# How do you solve 2x^3-6x^2+x-1<=2x-3?

May 9, 2017

Firstly set it $=$ to $0$ by taking away $2 x - 3$ from both sides.
This leaves us with:
$2 {x}^{3} - 6 {x}^{2} - x + 2 \le 0$
Then we can use the factor theorem to find one of our roots.
Start with $f \left(x\right) = 1$
$2 {\left(1\right)}^{3} - 6 {\left(1\right)}^{2} - \left(1\right) + 2 = - 3$ Not a factor
Try $2$
$2 {\left(2\right)}^{3} - 6 {\left(2\right)}^{2} - \left(2\right) + 2 = - 8$ Not a factor
Try $- 1$
$2 {\left(- 1\right)}^{3} - 6 {\left(- 1\right)}^{2} - \left(- 1\right) + 2 = - 7$ Not a factor
Try $- 2$
$2 {\left(- 2\right)}^{3} - 6 {\left(- 2\right)}^{2} - \left(- 2\right) + 2 = - 36$ Not a factor
Try $3$
$2 {\left(3\right)}^{3} - 6 {\left(3\right)}^{2} - \left(3\right) + 2 = - 1$ Not a factor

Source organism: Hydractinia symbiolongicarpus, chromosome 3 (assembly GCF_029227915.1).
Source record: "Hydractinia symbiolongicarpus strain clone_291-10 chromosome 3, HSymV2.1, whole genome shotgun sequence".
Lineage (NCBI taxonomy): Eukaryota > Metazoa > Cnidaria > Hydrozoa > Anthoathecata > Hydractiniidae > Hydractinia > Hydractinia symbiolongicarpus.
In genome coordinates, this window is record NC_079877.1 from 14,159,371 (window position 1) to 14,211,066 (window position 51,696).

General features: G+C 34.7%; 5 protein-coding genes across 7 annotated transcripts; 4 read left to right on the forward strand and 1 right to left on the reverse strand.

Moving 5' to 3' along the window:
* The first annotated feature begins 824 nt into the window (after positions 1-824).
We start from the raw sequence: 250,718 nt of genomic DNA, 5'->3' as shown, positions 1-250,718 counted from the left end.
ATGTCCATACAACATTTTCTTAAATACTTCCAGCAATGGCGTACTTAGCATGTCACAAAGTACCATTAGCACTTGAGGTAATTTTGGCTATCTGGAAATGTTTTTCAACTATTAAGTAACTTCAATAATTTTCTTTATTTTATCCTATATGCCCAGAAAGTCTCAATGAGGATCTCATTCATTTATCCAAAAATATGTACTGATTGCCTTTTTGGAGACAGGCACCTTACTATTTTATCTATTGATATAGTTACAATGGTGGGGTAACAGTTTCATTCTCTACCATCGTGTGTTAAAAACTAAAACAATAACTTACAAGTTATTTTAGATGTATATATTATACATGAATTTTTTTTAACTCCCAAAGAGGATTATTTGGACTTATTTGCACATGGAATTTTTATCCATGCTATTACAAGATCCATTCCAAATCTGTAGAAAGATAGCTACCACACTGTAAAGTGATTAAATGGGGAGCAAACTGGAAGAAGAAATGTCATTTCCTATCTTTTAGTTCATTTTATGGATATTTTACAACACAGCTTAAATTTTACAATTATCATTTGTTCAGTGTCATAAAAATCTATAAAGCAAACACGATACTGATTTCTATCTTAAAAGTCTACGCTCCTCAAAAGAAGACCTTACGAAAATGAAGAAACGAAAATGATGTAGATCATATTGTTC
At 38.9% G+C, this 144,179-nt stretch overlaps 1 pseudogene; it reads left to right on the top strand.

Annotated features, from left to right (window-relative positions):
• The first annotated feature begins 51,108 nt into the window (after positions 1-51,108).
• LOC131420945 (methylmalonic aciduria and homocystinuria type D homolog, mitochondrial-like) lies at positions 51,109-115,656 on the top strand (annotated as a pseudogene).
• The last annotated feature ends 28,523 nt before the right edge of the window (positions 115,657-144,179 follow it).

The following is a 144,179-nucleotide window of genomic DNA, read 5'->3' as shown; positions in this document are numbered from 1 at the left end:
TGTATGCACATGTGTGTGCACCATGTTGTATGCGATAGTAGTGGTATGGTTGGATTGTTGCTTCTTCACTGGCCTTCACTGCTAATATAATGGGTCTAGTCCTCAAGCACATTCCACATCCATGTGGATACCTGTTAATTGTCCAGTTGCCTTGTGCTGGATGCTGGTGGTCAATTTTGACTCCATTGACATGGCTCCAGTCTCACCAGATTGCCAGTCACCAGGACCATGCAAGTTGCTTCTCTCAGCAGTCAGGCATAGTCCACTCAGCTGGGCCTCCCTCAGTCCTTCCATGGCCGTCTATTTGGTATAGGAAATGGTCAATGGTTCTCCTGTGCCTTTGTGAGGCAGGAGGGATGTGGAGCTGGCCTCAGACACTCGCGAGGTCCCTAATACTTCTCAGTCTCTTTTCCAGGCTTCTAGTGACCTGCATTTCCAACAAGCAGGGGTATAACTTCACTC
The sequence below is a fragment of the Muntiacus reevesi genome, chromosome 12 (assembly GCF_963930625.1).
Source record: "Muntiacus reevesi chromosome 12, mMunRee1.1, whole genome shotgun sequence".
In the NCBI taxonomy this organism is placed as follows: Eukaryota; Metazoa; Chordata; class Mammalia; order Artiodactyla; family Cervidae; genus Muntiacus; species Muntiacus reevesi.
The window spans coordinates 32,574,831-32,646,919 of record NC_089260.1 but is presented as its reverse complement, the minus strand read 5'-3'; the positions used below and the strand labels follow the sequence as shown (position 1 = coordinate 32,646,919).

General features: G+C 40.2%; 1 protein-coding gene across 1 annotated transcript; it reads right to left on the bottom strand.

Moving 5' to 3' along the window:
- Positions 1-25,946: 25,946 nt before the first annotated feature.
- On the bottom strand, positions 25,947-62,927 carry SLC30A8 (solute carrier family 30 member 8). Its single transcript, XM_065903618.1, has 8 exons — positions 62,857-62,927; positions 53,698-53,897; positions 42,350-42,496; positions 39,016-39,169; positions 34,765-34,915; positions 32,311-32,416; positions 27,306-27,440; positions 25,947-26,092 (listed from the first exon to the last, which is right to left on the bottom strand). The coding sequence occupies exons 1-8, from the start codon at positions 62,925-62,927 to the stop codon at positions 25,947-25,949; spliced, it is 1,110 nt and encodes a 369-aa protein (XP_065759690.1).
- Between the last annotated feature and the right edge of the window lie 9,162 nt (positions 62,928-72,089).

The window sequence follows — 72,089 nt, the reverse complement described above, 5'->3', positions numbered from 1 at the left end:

Try $4$
$2 {\left(4\right)}^{3} - 6 {\left(4\right)}^{2} - \left(4\right) + 2 = 30$ Not a factor.

Very sorry I think I've done something wrong but I thought I'd send you my working a)because I find sometimes reading what someone else has done, even if wrong, helps to solve things and b)because I cant bring myself to get rid of that working.

It could be possible that you just need a factor higher than I'm using so feel free to try some, and if so you'll need to do some algebraic long division. Happy to show you this if you find a factor!